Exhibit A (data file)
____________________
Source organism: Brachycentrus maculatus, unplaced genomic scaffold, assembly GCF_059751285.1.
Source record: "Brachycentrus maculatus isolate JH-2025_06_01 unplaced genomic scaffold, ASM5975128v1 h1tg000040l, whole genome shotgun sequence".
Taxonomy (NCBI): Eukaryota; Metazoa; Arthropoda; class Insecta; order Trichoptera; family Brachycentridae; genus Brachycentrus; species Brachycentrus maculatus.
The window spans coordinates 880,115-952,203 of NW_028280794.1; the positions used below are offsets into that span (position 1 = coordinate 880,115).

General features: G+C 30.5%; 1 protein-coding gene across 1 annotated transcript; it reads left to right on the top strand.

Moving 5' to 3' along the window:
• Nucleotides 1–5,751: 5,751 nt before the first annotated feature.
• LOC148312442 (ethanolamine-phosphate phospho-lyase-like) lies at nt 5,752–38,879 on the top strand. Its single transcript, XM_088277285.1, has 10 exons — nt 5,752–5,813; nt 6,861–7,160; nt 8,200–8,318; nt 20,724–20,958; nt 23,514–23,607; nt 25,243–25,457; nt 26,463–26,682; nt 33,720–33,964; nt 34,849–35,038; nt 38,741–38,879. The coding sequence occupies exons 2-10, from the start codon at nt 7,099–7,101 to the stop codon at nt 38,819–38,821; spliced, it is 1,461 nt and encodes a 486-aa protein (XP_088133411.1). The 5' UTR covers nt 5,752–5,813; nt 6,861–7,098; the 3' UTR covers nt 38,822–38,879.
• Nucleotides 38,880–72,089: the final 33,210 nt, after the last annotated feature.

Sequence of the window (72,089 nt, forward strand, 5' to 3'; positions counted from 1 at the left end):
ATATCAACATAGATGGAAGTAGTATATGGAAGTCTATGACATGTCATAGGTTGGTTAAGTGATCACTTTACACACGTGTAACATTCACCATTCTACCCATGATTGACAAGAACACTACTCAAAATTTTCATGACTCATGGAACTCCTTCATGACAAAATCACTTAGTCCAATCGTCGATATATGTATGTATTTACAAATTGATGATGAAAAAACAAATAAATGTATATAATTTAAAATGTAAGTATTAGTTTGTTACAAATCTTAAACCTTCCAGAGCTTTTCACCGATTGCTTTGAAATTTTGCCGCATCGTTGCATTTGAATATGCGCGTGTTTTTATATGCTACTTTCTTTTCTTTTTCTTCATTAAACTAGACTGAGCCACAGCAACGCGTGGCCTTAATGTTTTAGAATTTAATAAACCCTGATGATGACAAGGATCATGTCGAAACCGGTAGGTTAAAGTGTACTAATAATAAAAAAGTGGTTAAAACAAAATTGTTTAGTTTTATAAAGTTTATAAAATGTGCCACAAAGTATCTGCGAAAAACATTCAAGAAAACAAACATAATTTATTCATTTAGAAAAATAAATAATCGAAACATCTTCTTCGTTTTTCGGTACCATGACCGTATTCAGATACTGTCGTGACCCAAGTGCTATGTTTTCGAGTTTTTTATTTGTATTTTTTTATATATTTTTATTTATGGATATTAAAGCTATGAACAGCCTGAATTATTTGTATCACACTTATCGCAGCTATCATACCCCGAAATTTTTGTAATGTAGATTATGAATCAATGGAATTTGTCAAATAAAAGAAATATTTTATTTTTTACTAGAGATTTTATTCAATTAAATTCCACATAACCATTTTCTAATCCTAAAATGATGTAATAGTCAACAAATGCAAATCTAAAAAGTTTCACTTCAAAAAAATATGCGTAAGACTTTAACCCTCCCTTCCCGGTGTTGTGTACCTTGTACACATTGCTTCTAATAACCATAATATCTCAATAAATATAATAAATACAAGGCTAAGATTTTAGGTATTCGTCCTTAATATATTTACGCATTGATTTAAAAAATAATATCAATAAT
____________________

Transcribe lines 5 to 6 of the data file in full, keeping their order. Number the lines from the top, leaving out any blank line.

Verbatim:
General features: G+C 30.5%; 1 protein-coding gene across 1 annotated transcript; it reads left to right on the top strand.

Moving 5' to 3' along the window: